Preorder Sonicomi Communication – and use Coupon Code: MOE-22Y-E8BNV5 to get 5% off!

Gameplay puts you in the role of a professional cameraman as you photograph a “Gravure Idol” (which loosely translates to Magazine Model), the busty, pink haired, Sonico. You get scores and combos for taking better photos. Outside of the photography element, you interact with the model in visual novel fashion.

The game features a ton of customization with well over 100 items to dressup in.

The replay value is also very high, because depending on your advice, Sonico’s career is at stake and she will evolve to reach one of 18 different endings, including a special ending where she falls in love with you.

Unlike most visual novels, this one is fully animated and in 3D.

In all, from the descriptions, Gameplay reminds me of a very perverse, echi style “Pokemon Snap” X Princess Maker 2 Crossover lol.

Super Sonico is Nitro+ special mascot and makes cameo appearances in many other games, and even has her own anime series.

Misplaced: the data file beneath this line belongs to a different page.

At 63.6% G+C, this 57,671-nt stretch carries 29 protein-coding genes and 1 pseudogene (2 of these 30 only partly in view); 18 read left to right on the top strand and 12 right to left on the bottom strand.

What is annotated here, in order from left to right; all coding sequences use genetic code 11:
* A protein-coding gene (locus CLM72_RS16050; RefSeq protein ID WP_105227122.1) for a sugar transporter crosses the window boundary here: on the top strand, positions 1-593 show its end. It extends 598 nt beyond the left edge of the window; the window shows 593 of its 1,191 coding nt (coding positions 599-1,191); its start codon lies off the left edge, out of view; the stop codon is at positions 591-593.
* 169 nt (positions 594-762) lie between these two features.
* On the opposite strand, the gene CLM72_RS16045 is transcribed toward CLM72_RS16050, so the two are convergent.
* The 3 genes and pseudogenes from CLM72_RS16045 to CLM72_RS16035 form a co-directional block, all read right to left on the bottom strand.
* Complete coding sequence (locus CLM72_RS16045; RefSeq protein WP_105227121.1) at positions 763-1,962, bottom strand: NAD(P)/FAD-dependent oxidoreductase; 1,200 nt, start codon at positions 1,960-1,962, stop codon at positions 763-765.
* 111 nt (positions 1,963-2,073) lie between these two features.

There are 2 editions available for preorder. The standard edition includes preorder bonuses of an action figure, steam key (for when the game is later released on steam), and art cards. The special “collector’s edition” includes a “full body” mouse pad which is “2 times larger than other moe mouse pads” and they said the mousepad has never been sold before anywhere, not even in Japan, and features brand new artwork by the designer of the game, just for the US English release and once preorders end this Mousepad will no longer be available. $100 bucks seems Crazy to me for a Mousepad – but if you’re really into this character, I guess some people may be interested in it. Meanwhile, the standard edition will run $55 – which yes, is a lot for a visual novel. Clannad recently released with a $50 price tag too. Now that visual novels are gaining popularity in the west it seems we can expect typical “new release” prices on par with other genres of gaming. I plan to preorder the standard edition when I get paid this week.

Preorder Sonicomi Communication

Sonicomi Communication English Preorders Begin. Game Release Date Scheduled for Summer 2016 was originally published on Geeky Sweetie